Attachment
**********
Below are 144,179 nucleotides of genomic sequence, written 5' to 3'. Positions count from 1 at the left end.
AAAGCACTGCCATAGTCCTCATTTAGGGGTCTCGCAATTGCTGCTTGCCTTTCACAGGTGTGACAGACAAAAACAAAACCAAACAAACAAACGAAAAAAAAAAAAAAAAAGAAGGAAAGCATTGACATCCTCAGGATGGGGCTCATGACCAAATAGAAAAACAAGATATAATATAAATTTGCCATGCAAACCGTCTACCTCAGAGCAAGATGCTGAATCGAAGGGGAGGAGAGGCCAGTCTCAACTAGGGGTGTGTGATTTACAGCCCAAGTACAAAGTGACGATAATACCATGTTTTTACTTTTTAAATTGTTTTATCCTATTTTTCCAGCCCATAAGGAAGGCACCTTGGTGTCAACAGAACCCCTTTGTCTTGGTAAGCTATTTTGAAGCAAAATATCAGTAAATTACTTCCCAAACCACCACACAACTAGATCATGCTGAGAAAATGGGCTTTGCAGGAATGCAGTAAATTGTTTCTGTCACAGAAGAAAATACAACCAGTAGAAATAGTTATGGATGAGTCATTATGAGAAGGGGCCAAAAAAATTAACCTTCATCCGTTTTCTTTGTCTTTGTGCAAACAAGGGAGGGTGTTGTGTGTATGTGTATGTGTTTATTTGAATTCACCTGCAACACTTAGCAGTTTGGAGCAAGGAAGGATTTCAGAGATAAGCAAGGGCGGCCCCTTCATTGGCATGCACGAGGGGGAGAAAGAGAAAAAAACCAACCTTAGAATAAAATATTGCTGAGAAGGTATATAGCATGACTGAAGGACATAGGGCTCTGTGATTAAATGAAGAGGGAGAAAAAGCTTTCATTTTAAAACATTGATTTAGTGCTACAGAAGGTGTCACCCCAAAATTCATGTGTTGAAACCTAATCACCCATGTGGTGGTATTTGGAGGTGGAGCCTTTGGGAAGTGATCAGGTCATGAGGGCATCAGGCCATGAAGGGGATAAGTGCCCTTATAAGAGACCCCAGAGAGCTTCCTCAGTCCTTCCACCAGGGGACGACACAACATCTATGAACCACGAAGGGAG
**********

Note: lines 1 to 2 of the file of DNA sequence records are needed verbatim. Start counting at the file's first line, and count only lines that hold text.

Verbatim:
Below are 144,179 nucleotides of genomic sequence, written 5' to 3'. Positions count from 1 at the left end.
AAAGCACTGCCATAGTCCTCATTTAGGGGTCTCGCAATTGCTGCTTGCCTTTCACAGGTGTGACAGACAAAAACAAAACCAAACAAACAAACGAAAAAAAAAAAAAAAAAGAAGGAAAGCATTGACATCCTCAGGATGGGGCTCATGACCAAATAGAAAAACAAGATATAATATAAATTTGCCATGCAAACCGTCTACCTCAGAGCAAGATGCTGAATCGAAGGGGAGGAGAGGCCAGTCTCAACTAGGGGTGTGTGATTTACAGCCCAAGTACAAAGTGACGATAATACCATGTTTTTACTTTTTAAATTGTTTTATCCTATTTTTCCAGCCCATAAGGAAGGCACCTTGGTGTCAACAGAACCCCTTTGTCTTGGTAAGCTATTTTGAAGCAAAATATCAGTAAATTACTTCCCAAACCACCACACAACTAGATCATGCTGAGAAAATGGGCTTTGCAGGAATGCAGTAAATTGTTTCTGTCACAGAAGAAAATACAACCAGTAGAAATAGTTATGGATGAGTCATTATGAGAAGGGGCCAAAAAAATTAACCTTCATCCGTTTTCTTTGTCTTTGTGCAAACAAGGGAGGGTGTTGTGTGTATGTGTATGTGTTTATTTGAATTCACCTGCAACACTTAGCAGTTTGGAGCAAGGAAGGATTTCAGAGATAAGCAAGGGCGGCCCCTTCATTGGCATGCACGAGGGGGAGAAAGAGAAAAAAACCAACCTTAGAATAAAATATTGCTGAGAAGGTATATAGCATGACTGAAGGACATAGGGCTCTGTGATTAAATGAAGAGGGAGAAAAAGCTTTCATTTTAAAACATTGATTTAGTGCTACAGAAGGTGTCACCCCAAAATTCATGTGTTGAAACCTAATCACCCATGTGGTGGTATTTGGAGGTGGAGCCTTTGGGAAGTGATCAGGTCATGAGGGCATCAGGCCATGAAGGGGATAAGTGCCCTTATAAGAGACCCCAGAGAGCTTCCTCAGTCCTTCCACCAGGGGACGACACAACATCTATGAACCACGAAGGGAG